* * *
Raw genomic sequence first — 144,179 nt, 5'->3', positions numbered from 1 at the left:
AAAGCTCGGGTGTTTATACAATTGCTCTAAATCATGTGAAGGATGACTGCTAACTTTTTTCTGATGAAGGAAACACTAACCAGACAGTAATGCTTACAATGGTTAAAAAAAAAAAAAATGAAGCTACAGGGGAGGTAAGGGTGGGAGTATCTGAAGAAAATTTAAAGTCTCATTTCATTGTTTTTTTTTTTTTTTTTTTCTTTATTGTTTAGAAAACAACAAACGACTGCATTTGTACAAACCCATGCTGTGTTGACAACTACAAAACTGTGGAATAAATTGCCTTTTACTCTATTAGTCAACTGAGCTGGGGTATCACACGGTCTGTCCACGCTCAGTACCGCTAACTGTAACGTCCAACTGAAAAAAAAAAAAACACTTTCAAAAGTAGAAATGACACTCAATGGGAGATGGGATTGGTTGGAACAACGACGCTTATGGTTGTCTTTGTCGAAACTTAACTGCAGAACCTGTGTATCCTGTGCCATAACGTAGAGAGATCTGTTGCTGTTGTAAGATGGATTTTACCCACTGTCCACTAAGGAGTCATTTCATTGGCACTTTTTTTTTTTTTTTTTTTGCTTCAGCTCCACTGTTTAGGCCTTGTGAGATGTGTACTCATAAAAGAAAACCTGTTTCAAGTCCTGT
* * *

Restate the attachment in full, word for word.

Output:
Raw genomic sequence first — 144,179 nt, 5'->3', positions numbered from 1 at the left:
AAAGCTCGGGTGTTTATACAATTGCTCTAAATCATGTGAAGGATGACTGCTAACTTTTTTCTGATGAAGGAAACACTAACCAGACAGTAATGCTTACAATGGTTAAAAAAAAAAAAAATGAAGCTACAGGGGAGGTAAGGGTGGGAGTATCTGAAGAAAATTTAAAGTCTCATTTCATTGTTTTTTTTTTTTTTTTTTTCTTTATTGTTTAGAAAACAACAAACGACTGCATTTGTACAAACCCATGCTGTGTTGACAACTACAAAACTGTGGAATAAATTGCCTTTTACTCTATTAGTCAACTGAGCTGGGGTATCACACGGTCTGTCCACGCTCAGTACCGCTAACTGTAACGTCCAACTGAAAAAAAAAAAAACACTTTCAAAAGTAGAAATGACACTCAATGGGAGATGGGATTGGTTGGAACAACGACGCTTATGGTTGTCTTTGTCGAAACTTAACTGCAGAACCTGTGTATCCTGTGCCATAACGTAGAGAGATCTGTTGCTGTTGTAAGATGGATTTTACCCACTGTCCACTAAGGAGTCATTTCATTGGCACTTTTTTTTTTTTTTTTTTTGCTTCAGCTCCACTGTTTAGGCCTTGTGAGATGTGTACTCATAAAAGAAAACCTGTTTCAAGTCCTGT